Heartbleed Update: Sites That Tell You Which Passwords You Should Bother to Change

Your two-point to-do list for the weekend.

[Update: see bonus xkcd link below.] For background, see this early Heartbleed dispatch on general principles of password hygiene, and this one on a range of test utilities to check whether possibly affected sites have yet been repaired.

Your simple two-point checklist for today and the weekend:

1) In addition to some of the other test sites already mentioned (at LastPass, Possible.lv, Qualys, Filippo.io), check out the very convenient guide provided by the security firm IVPN. Here is a sample of what it displays:

It doesn't cover all sites, of course, but it includes many of the biggest-volume ones. The two most useful aspects of this presentation are showing which sites did not use OpenSSL at all and thus were not affected; and clarifying which affected ones have already implemented a fix, so that new, changed passwords will "stick." I can't independently vouch for all the reports here, but the ones I do know about match up with what I've seen elsewhere. Again, the advantage here is the simple clarity of the presentation.

2)  As this episode recedes and tech people figure out its long-term implications, commit to heart the Basic Rules of Password Life, as reeled off and explained in the initial post:  

  • Err on the side of changing passwords, especially after reports like this;
  • For sites you care about, never use a password you have ever used anywhere else;
  • Use a password manager to avoid going crazy from the previous two tips;
  • Use two-step security systems when they're available, for example in Gmail;
  • Remind yourself why it's worth going to this bother by reading what can happen if you don't. And anyway, that report is interesting.  

That is all. Again, the upshot of recent reports is that most important sites have now patched their OpenSSL vulnerabilities, so there's no further excuse for putting off password changes where indicated. 

Update: xkcd has a wonderful visual explanation of how the bug actually works.

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James Fallows is a national correspondent for The Atlantic and has written for the magazine since the late 1970s. He has reported extensively from outside the United States and once worked as President Carter's chief speechwriter. His latest book is China Airborne. More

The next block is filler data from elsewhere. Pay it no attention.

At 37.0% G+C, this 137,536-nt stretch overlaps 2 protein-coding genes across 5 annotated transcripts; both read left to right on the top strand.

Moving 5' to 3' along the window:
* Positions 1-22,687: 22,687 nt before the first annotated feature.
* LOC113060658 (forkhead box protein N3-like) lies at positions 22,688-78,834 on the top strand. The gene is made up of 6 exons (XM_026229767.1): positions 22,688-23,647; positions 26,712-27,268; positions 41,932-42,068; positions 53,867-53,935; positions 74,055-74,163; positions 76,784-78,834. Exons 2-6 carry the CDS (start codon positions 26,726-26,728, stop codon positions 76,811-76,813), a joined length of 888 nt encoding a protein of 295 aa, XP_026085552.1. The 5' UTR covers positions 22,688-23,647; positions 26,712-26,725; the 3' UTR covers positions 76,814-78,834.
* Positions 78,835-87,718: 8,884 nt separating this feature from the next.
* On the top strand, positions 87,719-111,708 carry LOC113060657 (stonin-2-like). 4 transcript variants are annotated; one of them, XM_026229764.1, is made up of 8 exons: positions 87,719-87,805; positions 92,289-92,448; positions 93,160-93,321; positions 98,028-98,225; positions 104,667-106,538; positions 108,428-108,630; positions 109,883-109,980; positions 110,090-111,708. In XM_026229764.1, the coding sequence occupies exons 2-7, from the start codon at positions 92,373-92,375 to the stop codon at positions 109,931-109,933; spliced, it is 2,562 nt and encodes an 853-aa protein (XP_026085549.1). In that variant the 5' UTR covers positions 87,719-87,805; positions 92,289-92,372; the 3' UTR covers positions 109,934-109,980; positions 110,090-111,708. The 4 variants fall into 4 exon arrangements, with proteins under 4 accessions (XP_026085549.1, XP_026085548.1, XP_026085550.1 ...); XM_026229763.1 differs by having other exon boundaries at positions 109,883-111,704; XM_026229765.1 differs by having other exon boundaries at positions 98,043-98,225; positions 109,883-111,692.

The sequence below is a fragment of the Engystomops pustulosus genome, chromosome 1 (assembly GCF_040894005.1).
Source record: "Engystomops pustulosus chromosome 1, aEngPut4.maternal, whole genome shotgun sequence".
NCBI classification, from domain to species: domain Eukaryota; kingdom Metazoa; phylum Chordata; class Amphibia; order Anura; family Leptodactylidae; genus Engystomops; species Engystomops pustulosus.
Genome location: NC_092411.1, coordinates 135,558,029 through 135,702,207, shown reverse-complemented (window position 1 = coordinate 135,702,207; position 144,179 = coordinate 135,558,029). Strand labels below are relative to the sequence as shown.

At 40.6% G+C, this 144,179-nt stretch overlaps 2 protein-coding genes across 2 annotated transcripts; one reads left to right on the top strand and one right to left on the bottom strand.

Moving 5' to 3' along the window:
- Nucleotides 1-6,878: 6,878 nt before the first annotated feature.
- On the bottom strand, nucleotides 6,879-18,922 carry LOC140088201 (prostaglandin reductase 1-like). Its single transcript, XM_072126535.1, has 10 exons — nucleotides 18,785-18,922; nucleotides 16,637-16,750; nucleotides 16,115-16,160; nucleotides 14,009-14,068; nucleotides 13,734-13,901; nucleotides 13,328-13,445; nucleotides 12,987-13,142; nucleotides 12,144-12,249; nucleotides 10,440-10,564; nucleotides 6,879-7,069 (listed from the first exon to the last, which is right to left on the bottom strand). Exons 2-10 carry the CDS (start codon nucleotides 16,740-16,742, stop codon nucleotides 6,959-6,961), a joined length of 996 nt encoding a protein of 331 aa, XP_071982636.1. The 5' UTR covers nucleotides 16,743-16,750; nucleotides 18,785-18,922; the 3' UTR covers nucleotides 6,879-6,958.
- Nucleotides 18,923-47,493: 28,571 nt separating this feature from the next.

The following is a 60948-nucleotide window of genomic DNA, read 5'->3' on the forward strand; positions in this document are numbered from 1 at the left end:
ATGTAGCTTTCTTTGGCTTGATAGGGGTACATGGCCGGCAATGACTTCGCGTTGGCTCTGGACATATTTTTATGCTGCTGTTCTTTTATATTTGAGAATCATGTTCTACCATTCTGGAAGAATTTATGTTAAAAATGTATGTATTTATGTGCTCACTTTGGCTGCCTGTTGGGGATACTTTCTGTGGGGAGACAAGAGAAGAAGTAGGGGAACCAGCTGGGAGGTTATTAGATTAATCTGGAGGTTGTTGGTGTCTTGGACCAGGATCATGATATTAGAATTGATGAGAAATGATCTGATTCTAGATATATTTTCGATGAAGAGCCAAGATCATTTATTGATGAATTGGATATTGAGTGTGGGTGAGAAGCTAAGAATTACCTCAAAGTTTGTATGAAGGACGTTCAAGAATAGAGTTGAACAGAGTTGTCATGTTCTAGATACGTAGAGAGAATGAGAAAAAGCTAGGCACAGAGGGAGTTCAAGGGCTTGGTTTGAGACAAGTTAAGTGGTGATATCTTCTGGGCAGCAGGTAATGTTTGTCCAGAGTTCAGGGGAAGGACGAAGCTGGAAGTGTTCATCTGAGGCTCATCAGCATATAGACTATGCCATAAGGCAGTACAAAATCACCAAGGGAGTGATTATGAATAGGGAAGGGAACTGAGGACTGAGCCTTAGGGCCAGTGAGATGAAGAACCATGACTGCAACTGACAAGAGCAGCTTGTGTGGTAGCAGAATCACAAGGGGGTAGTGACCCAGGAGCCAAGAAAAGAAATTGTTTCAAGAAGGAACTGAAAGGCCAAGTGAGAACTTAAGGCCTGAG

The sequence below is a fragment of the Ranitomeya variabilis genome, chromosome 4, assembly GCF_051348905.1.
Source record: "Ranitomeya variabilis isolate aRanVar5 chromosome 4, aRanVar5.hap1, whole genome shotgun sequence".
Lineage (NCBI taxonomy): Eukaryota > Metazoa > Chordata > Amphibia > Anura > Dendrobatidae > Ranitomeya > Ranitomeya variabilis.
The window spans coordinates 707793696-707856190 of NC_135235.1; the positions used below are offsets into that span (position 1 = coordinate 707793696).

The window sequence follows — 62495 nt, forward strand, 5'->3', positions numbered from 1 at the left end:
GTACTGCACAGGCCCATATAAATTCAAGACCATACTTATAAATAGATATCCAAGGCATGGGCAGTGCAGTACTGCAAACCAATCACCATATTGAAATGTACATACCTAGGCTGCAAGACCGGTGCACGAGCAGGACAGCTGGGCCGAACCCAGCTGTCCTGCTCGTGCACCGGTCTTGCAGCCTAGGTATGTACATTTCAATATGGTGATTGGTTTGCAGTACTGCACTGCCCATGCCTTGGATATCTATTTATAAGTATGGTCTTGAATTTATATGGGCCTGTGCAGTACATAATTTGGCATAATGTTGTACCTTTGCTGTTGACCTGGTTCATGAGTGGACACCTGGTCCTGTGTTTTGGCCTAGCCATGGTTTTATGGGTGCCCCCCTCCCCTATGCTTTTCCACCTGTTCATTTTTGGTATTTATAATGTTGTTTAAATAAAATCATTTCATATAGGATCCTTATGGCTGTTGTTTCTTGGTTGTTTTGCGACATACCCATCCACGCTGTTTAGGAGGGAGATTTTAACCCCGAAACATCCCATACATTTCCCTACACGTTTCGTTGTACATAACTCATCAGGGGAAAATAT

James Fallows is based in Washington as a national correspondent for The Atlantic. He has worked for the magazine for nearly 30 years and in that time has also lived in Seattle, Berkeley, Austin, Tokyo, Kuala Lumpur, Shanghai, and Beijing. He was raised in Redlands, California, received his undergraduate degree in American history and literature from Harvard, and received a graduate degree in economics from Oxford as a Rhodes scholar. In addition to working for The Atlantic, he has spent two years as chief White House speechwriter for Jimmy Carter, two years as the editor of US News & World Report, and six months as a program designer at Microsoft. He is an instrument-rated private pilot. He is also now the chair in U.S. media at the U.S. Studies Centre at the University of Sydney, in Australia.

Fallows has been a finalist for the National Magazine Award five times and has won once; he has also won the American Book Award for nonfiction and a N.Y. Emmy award for the documentary series Doing Business in China. He was the founding chairman of the New America Foundation. His recent books Blind Into Baghdad (2006) and Postcards From Tomorrow Square (2009) are based on his writings for The Atlantic. His latest book is China Airborne. He is married to Deborah Fallows, author of the recent book Dreaming in Chinese. They have two married sons.

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